Expect Ms. Abrams to respond in kind.
Mr. Kemp won the Republican primary for governor as an underdog by tacking to the right of the early front-runner, Lt. Gov. Casey Cagle — a point on the spectrum that Ms. Abrams is likely to paint as far out of the Georgia mainstream.
In his primary ads, Mr. Kemp tried to show his conservative bona fides by blowing things up, wielding a chain saw, showing off his gun collection and, in one instance, pointing a shotgun at an actor portraying a teenager interested in dating his daughter.
In one ad, he said he would personally round up “criminal illegals” in his pickup truck. It was a distinctly Trumpian approach, and won him President Trump’s full-throated support.
Ms. Abrams believes that many Georgians will have problems with his hard conservative stances. She may bring up Mr. Kemp’s pledge to support a “religious freedom” bill that critics say would legalize discrimination against lesbian, gay, bisexual and transgender people; Ms. Abrams says a bill like that would scare businesses and investors away from Georgia.
She may also hit Mr. Kemp over his position that the state should not expand Medicaid under the Affordable Care Act because Medicaid “costs too much and fails to deliver.” Ms. Abrams is betting that a growing number of Georgians see such opposition as radical and nonsensical, given the boost that Medicaid expansion could give to the state’s struggling rural health care system.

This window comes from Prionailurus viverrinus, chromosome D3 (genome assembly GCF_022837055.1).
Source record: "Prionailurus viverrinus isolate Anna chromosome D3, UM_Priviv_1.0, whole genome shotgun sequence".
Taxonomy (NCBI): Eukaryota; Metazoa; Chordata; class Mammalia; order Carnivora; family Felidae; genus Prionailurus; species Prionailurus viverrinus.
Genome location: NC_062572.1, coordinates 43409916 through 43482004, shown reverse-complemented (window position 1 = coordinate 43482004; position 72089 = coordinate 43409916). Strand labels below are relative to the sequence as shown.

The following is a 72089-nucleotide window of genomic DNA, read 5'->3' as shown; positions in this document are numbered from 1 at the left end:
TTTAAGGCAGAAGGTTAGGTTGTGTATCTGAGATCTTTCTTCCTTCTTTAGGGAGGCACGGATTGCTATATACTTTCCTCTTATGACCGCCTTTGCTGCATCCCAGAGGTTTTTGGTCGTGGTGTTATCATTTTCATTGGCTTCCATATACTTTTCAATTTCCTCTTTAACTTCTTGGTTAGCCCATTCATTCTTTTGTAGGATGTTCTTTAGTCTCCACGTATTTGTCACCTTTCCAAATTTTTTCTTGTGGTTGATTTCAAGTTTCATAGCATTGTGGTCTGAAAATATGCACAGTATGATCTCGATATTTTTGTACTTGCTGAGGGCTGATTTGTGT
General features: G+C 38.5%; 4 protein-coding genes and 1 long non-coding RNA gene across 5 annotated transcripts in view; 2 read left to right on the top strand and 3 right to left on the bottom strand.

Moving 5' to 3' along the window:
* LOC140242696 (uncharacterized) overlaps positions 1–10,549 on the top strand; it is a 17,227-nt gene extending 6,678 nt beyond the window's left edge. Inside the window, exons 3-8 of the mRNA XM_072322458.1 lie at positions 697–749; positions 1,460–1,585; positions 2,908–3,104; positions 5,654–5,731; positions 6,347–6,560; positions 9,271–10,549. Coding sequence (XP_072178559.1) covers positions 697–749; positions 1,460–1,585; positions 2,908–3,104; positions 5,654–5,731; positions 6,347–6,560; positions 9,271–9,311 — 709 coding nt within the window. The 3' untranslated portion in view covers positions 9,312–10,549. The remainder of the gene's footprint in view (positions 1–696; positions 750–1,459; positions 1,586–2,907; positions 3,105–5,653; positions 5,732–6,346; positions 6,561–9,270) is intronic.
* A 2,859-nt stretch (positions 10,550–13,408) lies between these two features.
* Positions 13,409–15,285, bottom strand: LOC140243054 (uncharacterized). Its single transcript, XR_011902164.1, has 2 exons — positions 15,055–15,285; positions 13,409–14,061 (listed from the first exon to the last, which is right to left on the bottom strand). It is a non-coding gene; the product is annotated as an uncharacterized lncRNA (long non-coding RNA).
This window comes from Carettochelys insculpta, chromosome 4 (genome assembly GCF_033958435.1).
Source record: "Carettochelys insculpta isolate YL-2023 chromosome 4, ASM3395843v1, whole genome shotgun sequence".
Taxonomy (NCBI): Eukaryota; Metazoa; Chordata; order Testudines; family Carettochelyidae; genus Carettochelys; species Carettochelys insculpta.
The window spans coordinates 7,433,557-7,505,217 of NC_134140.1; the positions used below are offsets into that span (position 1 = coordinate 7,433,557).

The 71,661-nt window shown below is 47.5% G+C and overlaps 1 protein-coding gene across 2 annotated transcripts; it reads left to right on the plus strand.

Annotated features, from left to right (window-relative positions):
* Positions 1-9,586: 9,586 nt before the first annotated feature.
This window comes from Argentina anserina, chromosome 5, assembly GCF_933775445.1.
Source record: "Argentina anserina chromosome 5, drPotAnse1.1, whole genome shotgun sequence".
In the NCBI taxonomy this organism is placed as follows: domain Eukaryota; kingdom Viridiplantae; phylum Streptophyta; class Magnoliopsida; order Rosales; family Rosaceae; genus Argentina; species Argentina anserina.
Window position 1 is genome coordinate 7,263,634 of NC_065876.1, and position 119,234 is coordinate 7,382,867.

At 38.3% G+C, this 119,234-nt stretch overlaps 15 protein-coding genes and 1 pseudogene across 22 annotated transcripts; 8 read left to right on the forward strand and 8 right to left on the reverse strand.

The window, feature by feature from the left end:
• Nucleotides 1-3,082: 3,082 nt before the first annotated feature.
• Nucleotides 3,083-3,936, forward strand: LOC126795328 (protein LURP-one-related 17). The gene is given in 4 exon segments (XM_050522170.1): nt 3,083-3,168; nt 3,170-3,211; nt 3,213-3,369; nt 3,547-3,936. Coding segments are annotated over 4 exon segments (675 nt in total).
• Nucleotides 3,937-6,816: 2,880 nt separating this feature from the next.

Mr. Kemp’s record on voting rights is also likely to come under attack. His office supervises the state’s elections, and has drawn criticism for, among other things, suspending the processing of 53,000 voter registrations, mainly of African-Americans. Those Georgians will still be able to vote this year if they show ID at the polls, but Ms. Abrams’s supporters suspect Mr. Kemp of putting his thumb on the scales.
Expect a clash of tones.
The candidates’ two styles could not be more different. Ms. Abrams, who earned a law degree from Yale, tends to embrace her inner wonk, racing through policy details with speed and precision. Mr. Kemp, a successful homebuilder with a degree in agriculture from the University of Georgia, speaks in a slow drawl that can move with the speed of honey off a spoon.
But Ms. Abrams will be well advised not to underestimate Mr. Kemp’s debating skills: A number of Athens residents saw his down-home performance in his ads as pure shtick. As one of them memorably put it, “He’s cosplaying as a goober.”